Nowadays it’s extremely common to find a website that has dynamically inserted content. Usually it appears in response to a user input. A good example would be a so-called “accordion dropdown,” where hidden content reveals itself after a visitor clicks on the section title.
Another example would be cases when some elements appear on the page during the loading process, unexpectedly moving page content down. This is an unwanted behavior. To track the issue and reflect it in numbers, Google came up with a metric called Cumulative Layout Shift.
Cumulative Layout Shift (CLS) is a metric that shows how “stable” your content is. It monitors layout shifts that happen later than 500 ms after user input and sums them using a certain formula that we will get to down the road. As a result you get a dimensionless value that can be considered as follows:
- Less than or equal to 0.1 — Good
- Between 0.1 and 0.25 inclusively — Needs improvement
- More than 0.25 — Poor
When you break everything down by the numbers, the impact of CLS is quite small compared to other Lighthouse metrics. It affects 5% of the total Performance Score in the most recent Lighthouse version (v7). While that number may look small, I’d recommend you don’t neglect this metric to ensure that users don’t accidentally open the wrong thing simply because an image or ad loads just a moment before they tap or click a desired element.
In May 2021, Google rolls out its page experience update. That means the search engine will update its ranking system and re-evaluate websites using page experience signals. Page experience is a set of signals that report how comfortable a page appears to a visitor beyond just getting pure information value. When talking about UX-related signals, Core Web Vitals comes to the rescue.
As of May 2021, it has three core user-centric metrics to track the main aspects of user interactions with a page. Cumulative Layout Shift is one of them, which means that improving CLS may almost directly affect how Google favors your page.
Note: Google rescheduled its page experience update to June 2021 and is planning a gradual rollout until the end of August. The search engine is also introducing a new Page Experience report in Search Console which will help evaluate Core Web Vitals and overall website performance.
CLS can be measured in the lab (via synthetic tests) or in the field (using real user data).
|Lab tools||Field tools|
Lab tools are often used during the development stage to make sure new features/improvements comply with the threshold set for CLS, whereas field tools report RUM (Real User Monitoring) data.
Results provided by these two methods may differ due to their nature. As for CLS, values reported by lab tools for a given page may be less than field data. That’s because tools like Lighthouse measure layout shifts only during the page loading process, and field tools can continuously report user values.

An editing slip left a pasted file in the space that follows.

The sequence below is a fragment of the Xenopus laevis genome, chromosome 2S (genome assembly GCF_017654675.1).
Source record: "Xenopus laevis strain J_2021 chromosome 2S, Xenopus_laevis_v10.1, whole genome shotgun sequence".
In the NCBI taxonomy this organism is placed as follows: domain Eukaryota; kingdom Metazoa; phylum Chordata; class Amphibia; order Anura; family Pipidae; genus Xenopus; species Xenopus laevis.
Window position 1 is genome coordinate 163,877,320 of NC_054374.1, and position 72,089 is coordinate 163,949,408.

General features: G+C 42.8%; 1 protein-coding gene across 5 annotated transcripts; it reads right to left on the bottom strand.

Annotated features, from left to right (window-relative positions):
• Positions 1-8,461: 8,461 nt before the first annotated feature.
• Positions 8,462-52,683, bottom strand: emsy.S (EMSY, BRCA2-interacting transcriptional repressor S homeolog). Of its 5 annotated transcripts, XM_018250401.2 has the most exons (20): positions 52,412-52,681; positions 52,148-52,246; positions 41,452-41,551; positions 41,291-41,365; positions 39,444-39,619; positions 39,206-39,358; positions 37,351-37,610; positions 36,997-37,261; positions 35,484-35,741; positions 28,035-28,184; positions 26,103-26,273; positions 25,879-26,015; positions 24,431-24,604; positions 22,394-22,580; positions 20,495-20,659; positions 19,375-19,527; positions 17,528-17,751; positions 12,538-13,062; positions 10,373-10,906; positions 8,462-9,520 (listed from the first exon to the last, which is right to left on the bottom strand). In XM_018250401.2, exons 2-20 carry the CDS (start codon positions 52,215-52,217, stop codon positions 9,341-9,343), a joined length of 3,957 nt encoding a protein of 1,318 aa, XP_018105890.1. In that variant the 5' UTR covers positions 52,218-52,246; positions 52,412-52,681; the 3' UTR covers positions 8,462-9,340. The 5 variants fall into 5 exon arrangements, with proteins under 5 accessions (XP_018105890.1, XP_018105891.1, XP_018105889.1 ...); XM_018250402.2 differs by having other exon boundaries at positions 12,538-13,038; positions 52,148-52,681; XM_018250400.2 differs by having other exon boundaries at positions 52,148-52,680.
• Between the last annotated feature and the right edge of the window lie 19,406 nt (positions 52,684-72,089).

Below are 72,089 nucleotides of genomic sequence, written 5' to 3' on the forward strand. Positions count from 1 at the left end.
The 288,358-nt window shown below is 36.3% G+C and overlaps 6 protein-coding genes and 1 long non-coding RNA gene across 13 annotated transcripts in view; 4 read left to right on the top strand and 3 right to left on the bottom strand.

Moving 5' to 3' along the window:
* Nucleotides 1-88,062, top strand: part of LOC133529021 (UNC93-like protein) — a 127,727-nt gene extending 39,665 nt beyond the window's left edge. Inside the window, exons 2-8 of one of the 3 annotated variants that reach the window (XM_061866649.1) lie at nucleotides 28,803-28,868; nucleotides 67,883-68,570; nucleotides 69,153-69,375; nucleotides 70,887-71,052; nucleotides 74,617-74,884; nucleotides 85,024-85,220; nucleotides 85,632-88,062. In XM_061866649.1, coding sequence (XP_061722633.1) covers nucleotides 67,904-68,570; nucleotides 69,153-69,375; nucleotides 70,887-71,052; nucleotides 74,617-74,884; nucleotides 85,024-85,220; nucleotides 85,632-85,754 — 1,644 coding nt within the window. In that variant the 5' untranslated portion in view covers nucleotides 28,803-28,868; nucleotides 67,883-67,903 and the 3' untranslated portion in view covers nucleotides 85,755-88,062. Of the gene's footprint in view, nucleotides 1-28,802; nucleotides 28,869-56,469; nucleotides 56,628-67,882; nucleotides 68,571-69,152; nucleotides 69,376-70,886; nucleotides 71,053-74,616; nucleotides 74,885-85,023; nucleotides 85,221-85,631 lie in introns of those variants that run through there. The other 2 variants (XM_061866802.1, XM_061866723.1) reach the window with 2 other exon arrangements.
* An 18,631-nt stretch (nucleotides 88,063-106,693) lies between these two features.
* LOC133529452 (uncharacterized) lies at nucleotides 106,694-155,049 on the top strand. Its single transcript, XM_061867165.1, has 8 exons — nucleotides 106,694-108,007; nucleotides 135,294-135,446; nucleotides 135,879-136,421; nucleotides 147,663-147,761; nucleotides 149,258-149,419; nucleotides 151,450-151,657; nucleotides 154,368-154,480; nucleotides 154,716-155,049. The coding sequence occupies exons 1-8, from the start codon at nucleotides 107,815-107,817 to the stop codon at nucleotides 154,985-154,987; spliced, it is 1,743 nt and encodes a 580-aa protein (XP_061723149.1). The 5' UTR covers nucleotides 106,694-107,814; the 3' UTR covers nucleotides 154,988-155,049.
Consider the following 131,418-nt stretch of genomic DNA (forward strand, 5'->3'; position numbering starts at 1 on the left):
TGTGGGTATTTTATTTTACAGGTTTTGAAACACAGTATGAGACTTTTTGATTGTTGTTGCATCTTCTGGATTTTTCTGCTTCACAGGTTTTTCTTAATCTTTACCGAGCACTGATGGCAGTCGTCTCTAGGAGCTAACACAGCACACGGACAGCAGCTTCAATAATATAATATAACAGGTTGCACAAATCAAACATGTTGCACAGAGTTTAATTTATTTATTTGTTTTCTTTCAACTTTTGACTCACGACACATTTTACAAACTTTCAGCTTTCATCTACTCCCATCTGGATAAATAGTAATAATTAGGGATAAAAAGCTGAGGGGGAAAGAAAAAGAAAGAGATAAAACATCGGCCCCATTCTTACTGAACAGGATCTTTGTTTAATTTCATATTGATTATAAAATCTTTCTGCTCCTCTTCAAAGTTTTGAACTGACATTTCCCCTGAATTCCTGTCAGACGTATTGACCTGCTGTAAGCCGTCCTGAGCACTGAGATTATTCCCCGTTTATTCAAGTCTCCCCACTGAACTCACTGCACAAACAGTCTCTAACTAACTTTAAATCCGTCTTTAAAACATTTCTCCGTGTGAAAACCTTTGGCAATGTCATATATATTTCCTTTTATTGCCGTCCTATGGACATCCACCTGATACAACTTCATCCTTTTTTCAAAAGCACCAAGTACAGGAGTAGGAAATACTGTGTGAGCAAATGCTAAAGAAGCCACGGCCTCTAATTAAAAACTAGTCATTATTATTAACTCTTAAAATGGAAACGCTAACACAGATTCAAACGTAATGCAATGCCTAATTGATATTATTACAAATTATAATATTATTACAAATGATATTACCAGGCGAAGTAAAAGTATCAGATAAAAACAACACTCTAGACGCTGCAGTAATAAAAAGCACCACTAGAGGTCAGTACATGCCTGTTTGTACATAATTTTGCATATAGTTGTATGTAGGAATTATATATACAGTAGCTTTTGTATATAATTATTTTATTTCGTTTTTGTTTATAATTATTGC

Technically speaking, a layout shift happens when an element that is visible within the viewport changes its start position in the timespan of two consecutive frames. Simply put, a sudden movement of a page element without any user input triggering it is considered a layout shift.
While any dynamically added element may potentially cause content to change its starting position, here are some common reasons:
- Images without dimensions
- Ads and/or third-party widgets
- Web fonts that change text height
- DOM insertions that depend on the network
Now that we’ve defined the possible reasons, let’s walk through them and see the solutions.
To fix this issue, include width and height attributes inside the <img> tag. Alternatively, or in conjunction with this, you can utilize aspect ratio padding trick to keep element proportions intact. The latter approach is also proven to be suitable for other types of media such as dynamically embedded videos.
I intentionally combined these into one section since most ads are in fact third-party code embedded to the page via various means. While you can’t control the size of content placed inside an ad, it is possible to track down how big the whole ad/widget is or how potentially large it may become.
Using Chrome DevTools, you can find the ad dimensions and style the ad container upfront with those values.
It’s also worth mentioning that ads placed at the very beginning of the page (even higher than website navigation) may cause bigger perceived layout shifts than those that are placed in the middle of the page.
If a custom font is used on the website, the browser will need to download it in order to use it on the page if the font is not already present in the system. When a font is being downloaded, a fallback font is used in the meantime. This may be defined in CSS by the developer or provided as a default browser property. The takeaway here is that the target font and fallback font may be different in terms of the space a text is occupying.